A Contemporary Introduction
- Available for pre-order on May 25, 2023. Item will ship after June 15, 2023
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Lacanian Psychoanalysis: A Contemporary Introduction sees Shlomit Yadlin-Gadot and Uri Hadar provide an original approach to the elaborate and complex world of Jacques Lacan, one of psychoanalysis’s most innovative thinkers.
This succinct introductory volume offers a fresh exposition of Lacanian thought, marking the philosophic influences and sensibilities that shaped it and presenting its ideas and concepts in a simple language. Illustrations that range from the clinical and cultural to daily contemporary experience enliven the theory and make it easily accessible. The Lacanian psyche is thoroughly explained and described, unfolding as a drama of desire and jouissance, of hopes and disillusions. Its elusive subject is predicated upon otherness and decentred by its various forms: language and culture, meaningful people, and the body. From this perspective, the authors illustrate how Lacan showed that love, sex, politics, and therapy always involve the desire to be with the other but, at the same time, to be free of her.
Part of the Routledge Introductions to Contemporary Psychoanalysis series, this book is a must-read for psychoanalysts, students and scholars familiar with Lacan’s ideas, as well as those approaching his theories for the first time. Lacan’s unique and revolutionary understanding of human experience will benefit any scholar of human subjectivity, including art critics, cultural theorists, political commentators and academics in the humanities and social sciences.
Table of Contents
Acknowledgements Preface 1. Background Influences 2. The Lacanian Orders 3. The Logic of Development, Desire and Jouissance 4. The Fundamental Fantasy 5. The Clinical Structures 6. Sexuation 7. Therapy 8. The Political Subject Epilogue References
Shlomit Yadlin-Gadot, Phd, is a psychoanalyst at the Tel-Aviv Institute of Contemporary Psychoanalysis and Chair-elect of the Psychotherapy Program, Tel-Aviv University. Her research focuses on Freud, Lacan and Truth, integrating perspectives of psychoanalysis, philosophy, and cultural studies.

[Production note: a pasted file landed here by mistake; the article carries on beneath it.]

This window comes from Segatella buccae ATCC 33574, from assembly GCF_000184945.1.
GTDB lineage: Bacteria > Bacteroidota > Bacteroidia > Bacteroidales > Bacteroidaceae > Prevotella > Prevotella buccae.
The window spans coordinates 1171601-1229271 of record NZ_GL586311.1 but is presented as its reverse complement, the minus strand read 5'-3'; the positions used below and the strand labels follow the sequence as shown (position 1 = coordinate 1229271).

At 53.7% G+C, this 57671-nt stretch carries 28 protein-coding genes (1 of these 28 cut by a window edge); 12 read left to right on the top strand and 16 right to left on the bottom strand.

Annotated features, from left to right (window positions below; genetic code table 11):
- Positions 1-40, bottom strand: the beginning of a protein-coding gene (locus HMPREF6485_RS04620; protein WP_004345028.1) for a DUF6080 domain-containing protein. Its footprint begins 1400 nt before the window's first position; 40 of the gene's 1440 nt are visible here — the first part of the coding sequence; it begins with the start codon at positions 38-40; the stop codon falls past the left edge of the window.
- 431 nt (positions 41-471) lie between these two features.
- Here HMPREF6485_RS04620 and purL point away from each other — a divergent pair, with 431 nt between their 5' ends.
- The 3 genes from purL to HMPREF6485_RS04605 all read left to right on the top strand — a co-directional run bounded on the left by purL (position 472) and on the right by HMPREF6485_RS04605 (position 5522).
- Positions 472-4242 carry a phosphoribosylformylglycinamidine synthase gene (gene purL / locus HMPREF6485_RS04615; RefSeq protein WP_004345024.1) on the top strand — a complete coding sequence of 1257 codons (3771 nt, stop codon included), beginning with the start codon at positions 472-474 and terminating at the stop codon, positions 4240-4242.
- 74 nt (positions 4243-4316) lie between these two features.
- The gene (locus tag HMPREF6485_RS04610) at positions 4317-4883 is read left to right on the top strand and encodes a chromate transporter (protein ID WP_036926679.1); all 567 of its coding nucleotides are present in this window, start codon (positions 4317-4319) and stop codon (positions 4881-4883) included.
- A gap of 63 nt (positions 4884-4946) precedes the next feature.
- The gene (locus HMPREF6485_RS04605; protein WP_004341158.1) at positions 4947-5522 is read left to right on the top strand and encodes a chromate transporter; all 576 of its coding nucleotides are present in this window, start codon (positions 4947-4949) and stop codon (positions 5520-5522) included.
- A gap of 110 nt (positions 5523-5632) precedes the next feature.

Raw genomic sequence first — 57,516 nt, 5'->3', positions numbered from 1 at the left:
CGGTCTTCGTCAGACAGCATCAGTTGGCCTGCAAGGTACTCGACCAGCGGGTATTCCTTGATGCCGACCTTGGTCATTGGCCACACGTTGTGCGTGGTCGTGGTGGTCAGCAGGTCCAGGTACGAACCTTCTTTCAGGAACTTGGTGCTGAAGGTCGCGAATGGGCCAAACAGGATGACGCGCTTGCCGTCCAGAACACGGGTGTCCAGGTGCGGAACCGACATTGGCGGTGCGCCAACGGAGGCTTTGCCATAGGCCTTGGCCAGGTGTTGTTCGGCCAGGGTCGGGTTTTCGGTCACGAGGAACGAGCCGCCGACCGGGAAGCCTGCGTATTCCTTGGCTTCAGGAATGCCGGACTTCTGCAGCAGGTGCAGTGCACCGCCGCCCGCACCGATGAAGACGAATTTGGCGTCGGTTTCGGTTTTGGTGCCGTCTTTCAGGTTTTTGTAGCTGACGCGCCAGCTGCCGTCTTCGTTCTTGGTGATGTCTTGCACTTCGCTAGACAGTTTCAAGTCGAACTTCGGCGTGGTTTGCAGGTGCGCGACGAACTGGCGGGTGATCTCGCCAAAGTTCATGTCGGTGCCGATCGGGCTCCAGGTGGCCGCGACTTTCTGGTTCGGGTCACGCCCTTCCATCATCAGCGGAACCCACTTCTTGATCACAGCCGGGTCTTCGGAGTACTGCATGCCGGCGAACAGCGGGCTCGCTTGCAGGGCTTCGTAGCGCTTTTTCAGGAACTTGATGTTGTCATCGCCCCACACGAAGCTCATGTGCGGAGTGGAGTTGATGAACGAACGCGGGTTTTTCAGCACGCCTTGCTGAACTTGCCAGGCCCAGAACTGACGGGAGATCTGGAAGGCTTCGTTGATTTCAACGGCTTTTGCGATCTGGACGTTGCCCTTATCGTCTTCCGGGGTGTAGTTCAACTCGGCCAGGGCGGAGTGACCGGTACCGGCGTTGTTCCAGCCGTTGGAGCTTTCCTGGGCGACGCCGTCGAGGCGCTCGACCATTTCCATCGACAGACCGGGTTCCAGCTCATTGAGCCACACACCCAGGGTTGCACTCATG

Uri Hadar is professor of psychology in Tel Aviv University and the Ruppin Academic Center. His fields of interest include psychoanalysis, nonverbal communication and the cerebral representation of natural language. His research and publications on psychoanalysis integrate Lacanian and Relational ideas.
"This marvelously clear Introduction to Lacan is truly a pleasure to read, a deeply intelligent and concise guide to Lacan's famously complex theoretical edifice and its brilliant and fascinating logic. Beautifully written, sparklingly with insights, their text condenses an enormous body of work, leading us from the origins of Lacan's theory to its inspiring therapeutic culmination: the vision of a psychoanalysis that liberates desire and frees us from the twin dilemmas of submitting or resisting the desire of the other"
"This small book by Yadlin-Gadot and Hadar offers a big achievement. It is introductory in its lucidity and minimal use of jargon, but it is simultaneously subtly sophisticated and uttely non-trivial. It articulates a dimension of human existence relevant not only to the psychoanalytic field, across its various theories and methodologies, but also to any scholar of ideological struggles and of subjectivity as such. It brings out the genius of Lacan as an interpreter of Freud and a remarkably original thinker, whose ideas influenced Western culture as a whole"
"Lacanian psychonalysis is, worldwide, now one of the most important psychoanalytic approaches, yet it still often seems obscure and inaccessible. In this timely new introduction, Shlomit Yadlin Gadot and Uri Hadar provide a remarkably clear account of Lacan's central concepts. They focus especially on the 'subject-other' relationship, showing how Lacan gives us tools to understand human psychological development in its social-political context, in so doing offering an indispensable guide to psychosocial life"
"I have never read a book that presents Lacanian thought with such clarity and sharpness while moving lively and freely between Lacanian concepts and their contemporary, original interpretation. This is not only an outstanding textbook dealing with Lacanian thought but a simultaneously poetic and clear, playful and rigorous. This is an extraordinary achievement in any context, but it is especially praiseworthy when it comes to a book dealing with the complicated languge of Lacan"